Rookies prove their worth in crunch time

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Rookies prove their worth in crunch time

HARTFORD -- With five seconds left in regulation, Doc Rivers pulled his crunch time unit together for a final huddle.

Jared Sullinger, Kris Joseph, Dionte Christmas, Jamar Smith, and Micah Downs gathered on the court. Five rookies, including three undrafted players and a training camp invitee, were on the court to close out the game against the New York Knicks.

"He didn't say it," said Christmas, "But we knew once the fourth quarter came and he left us out there, we knew what time it was."

With the veterans on the sidelines, the group of young players, including fellow rookie Fab Melo, finished out the fourth quarter and played all of overtime in their 98-95 loss to the Knicks. While winning is always the focus, the players took away valuable experience being on the court.

"It felt good as a rookie knowing that he had that much confidence in our rookies," Smith said of Rivers. "For us to go out there and finish the game, unfortunately we didn't win, but just knowing that he had that confidence in us was pretty cool."

The young players have kept their ears open in practice. Even though they have several teammates ahead of them in the rotation, they have listened attentively to the strategies and schemes outlined by the coaches just in case they are called upon.

"We do a lot of different drills where we're down," explained Smith. "Sometimes we do a drill where we're down six with a minute-and-a-half left. We do a lot of different situational things, and I think that helped us more than anything."

While the young Celtics do not have that much experience in NBA games, they have plenty of it playing together. The rookies reported to practice facility in Waltham in August. They also bonded with the team during the trip to Europe. Getting to know one another helped them to communicate and reach their teammates late in the game.

"Just being with these guys every day, and especially being in Europe for the week, we saw each other all day long, every day," said Downs. "When you're in that type of situation, you get to learn the ins and outs of each other, not only on the court but off the court -- what people like, what their interests are, things like that. When you know that about your friends and your teammates, it makes everybody come together better and be more cohesive."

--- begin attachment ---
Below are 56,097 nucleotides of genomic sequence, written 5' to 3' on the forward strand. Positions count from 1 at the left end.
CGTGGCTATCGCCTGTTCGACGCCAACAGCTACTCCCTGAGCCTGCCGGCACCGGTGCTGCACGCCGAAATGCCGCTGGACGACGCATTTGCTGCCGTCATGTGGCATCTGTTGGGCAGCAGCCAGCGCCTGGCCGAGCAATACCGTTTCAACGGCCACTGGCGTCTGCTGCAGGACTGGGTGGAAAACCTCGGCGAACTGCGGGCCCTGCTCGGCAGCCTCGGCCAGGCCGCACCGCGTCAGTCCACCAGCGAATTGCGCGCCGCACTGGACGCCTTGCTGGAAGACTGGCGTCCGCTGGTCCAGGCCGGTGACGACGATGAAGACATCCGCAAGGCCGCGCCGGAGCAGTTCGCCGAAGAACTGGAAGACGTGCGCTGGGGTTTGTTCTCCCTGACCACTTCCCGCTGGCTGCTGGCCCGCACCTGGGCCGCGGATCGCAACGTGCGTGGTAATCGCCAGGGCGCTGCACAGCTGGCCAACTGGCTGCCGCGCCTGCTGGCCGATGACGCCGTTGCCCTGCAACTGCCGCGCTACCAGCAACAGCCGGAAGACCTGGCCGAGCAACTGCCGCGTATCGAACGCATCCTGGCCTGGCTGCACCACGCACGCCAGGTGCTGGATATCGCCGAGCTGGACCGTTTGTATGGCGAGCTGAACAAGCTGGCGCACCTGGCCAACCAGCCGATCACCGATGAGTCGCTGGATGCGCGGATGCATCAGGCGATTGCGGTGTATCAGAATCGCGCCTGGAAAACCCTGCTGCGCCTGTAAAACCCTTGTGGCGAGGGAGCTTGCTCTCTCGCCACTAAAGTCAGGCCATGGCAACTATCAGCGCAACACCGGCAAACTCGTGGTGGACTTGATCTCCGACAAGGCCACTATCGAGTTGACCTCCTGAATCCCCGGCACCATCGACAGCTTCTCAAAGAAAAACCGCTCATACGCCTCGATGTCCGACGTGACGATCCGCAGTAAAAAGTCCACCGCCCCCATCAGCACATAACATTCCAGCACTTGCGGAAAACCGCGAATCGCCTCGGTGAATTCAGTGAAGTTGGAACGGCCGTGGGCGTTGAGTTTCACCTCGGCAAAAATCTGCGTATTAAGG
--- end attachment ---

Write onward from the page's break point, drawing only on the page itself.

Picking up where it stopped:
The Celtics veterans have also pushed their younger teammates throughout training camp, day in and day out in practice.That tough love is already paying off.

Said Sullinger, "Going against the starting five every day, playing against those guys, and trying to compete with those guys really helps us out at the end of the day."

They showed it in only their third preseason game.

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Celtics-Raptors preview: DeRozan, Lowry a challenge for Bradley, C's

Celtics-Raptors preview: DeRozan, Lowry a challenge for Bradley, C's

BOSTON – Avery Bradley doesn’t mind being a standout, but this is probably not what he had in mind. 

Injuries have ravaged the Boston Celtics’ starting five to the point where only one player, Bradley, has been with the first unit in all 22 games this season. 

Just like Bradley was looked upon to step his game up in the absence of Isaiah Thomas (right groin) at Orlando on Wednesday, he will once again be challenged to lead Boston (13-9) to victory tonight when the Thomas-less Celtics face the Toronto Raptors. 

Bradley’s emergence as a two-way talent this season has overshadowed at times what has been another season of elite play defensively. 

And he’ll need to be on top of his defensive game tonight against a Raptors All-Star backcourt of Kyle Lowry and DeMar DeRozan. 

Both Lowry and DeRozan present a different kind of challenge for Bradley who will spend time defending each of them at various points during the game. 

Lowry has good size, strength and deceptive quickness in addition to an under-rated perimeter game that will keep Bradley on his toes for sure. 

This season he's averaging 20.8 points, 4.9 rebounds and a career-high 7.6 assists while shooting 42.9 percent on 3's which is also a career mark. 

And DeRozan is having the kind of season that might get him a few league MVP votes. 

His 28.0 points per game ranks fifth in the NBA, but making his numbers even more impressive is that unlike most guards DeRozan doesn’t generate much offense from three-pointers.

DeRozan averages 1.8 three-point attempts per game which is the fewest attempts among any player ranked among the league’s top-25 scorers.

The 6-foot-7 All-Star is the master of the mid-range game which accounts for 31.5 percent of the points he scores. And when he’s not shooting the mid-range, he’s working a defender in one-on-one iso-situations. 

That helps explain why 76.4 percent of his two-point made field goals are unassisted. 

But here’s the thing about Bradley. 

As much as we give him props for what he does defensively, it’s his offense that has put him on the map as a potential All-Star this season. 

Bradley is averaging a career-high 17.9 points while shooting 47.2 percent from the field. He’s also averaging a career-high 7.8 rebounds per game in addition to shooting a career-high 40.7 percent on 3's.

But for Bradley, individual accolades are only going to come his way by the Celtics winning games; preferably against above-average teams like the Toronto Raptors.

And that would make both Bradley and the Celtics stand out this season.